The distinctive sound of Enter the Wu-Tang (36 Chambers) created a blueprint for hardcore hip hop during the 1990s and helped return New York City hip hop to national prominence. Its sound also became greatly influential in modern hip hop production, while the group members' explicit, humorous, and free-associative lyrics have served as a template for many subsequent hip hop records. Serving as a landmark record in the era of hip hop known as the East Coast Renaissance, its influence helped lead the way for several other East Coast hip hop artists, including Nas, The Notorious B.I.G., Mobb Deep, and Jay-Z.
Reasonable Doubt is the debut studio album by American rapper Jay-Z. It was released on June 25, 1996, by Roc-A-Fella Records and Priority Records. The album features production provided by DJ Premier, Ski, Knobody and Clark Kent, and also it includes guest appearances from Memphis Bleek, Mary J. Blige and The Notorious B.I.G., among others. The album features Mafioso rap themes and gritty lyrics about the "hustler" lifestyle and material obsessions.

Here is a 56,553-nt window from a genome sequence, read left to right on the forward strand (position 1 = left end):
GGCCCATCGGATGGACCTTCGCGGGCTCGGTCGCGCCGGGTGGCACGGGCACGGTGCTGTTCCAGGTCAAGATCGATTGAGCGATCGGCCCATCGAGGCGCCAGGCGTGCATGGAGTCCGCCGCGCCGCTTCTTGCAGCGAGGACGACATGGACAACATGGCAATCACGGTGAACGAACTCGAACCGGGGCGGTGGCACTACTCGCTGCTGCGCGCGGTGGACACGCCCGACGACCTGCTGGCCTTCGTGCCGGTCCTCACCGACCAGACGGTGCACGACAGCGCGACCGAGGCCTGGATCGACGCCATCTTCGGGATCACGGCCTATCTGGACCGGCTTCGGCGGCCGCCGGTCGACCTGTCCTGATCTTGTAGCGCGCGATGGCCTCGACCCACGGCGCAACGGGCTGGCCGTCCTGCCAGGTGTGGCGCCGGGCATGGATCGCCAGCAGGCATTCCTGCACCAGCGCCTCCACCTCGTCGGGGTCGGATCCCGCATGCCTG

Fear of a Black Planet is the third studio album by American hip hop group Public Enemy, released on April 10, 1990, by Def Jam Recordings and Columbia Records. It was produced by the group's production team The Bomb Squad, who sought to expand on the dense, sample-layered sound of Public Enemy's previous album, It Takes a Nation of Millions to Hold Us Back (1988). Having fulfilled their initial creative ambitions with that album, Public Enemy pursued a different direction and aspired to create what the group's lead rapper Chuck D called "a deep, complex album". Their songwriting was partly inspired by the controversy with member Professor Griff and his dismissal from the group in 1989.
Black on Both Sides is the debut album of American rapper Mos Def, released on October 12, 1999, by Rawkus Records and Columbia Records. Prior to the album's recording, Mos Def had collaborated with rapper Talib Kweli for the duo's studio album, Mos Def & Talib Kweli Are Black Star (1998), which raised high expectations for a solo effort. Black on Both Sides features an emphasis on live instrumentation and socially conscious lyrics. On February 2, 2000, the album was certified Gold in sales by the Recording Industry Association of America (RIAA), following sales in excess of 500,000 copies.